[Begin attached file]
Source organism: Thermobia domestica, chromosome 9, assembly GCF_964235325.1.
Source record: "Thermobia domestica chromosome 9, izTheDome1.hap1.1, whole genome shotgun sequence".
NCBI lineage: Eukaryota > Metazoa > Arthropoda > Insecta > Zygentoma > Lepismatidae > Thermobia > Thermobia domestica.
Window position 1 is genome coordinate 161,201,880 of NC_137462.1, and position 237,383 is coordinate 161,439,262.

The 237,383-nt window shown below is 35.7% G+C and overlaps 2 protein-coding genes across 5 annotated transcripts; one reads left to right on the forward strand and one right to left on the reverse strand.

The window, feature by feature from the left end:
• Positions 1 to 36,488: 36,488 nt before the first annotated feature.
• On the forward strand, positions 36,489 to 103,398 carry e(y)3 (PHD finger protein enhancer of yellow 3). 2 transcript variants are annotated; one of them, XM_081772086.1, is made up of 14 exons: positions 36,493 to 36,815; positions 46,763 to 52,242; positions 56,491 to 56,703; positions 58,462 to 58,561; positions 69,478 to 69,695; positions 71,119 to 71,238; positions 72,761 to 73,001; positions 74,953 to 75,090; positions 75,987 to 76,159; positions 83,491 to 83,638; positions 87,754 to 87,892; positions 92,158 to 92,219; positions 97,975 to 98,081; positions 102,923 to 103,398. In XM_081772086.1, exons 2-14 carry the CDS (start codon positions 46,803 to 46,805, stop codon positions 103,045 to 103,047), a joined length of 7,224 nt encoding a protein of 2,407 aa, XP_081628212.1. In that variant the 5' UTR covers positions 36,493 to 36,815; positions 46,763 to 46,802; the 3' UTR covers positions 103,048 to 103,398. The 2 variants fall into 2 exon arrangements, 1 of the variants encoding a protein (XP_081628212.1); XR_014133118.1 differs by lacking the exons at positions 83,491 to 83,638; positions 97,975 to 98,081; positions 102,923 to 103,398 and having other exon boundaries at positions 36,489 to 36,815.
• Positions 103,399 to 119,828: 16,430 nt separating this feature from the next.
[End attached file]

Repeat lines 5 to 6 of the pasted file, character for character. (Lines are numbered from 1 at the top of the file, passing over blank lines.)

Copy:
The 237,383-nt window shown below is 35.7% G+C and overlaps 2 protein-coding genes across 5 annotated transcripts; one reads left to right on the forward strand and one right to left on the reverse strand.

The window, feature by feature from the left end: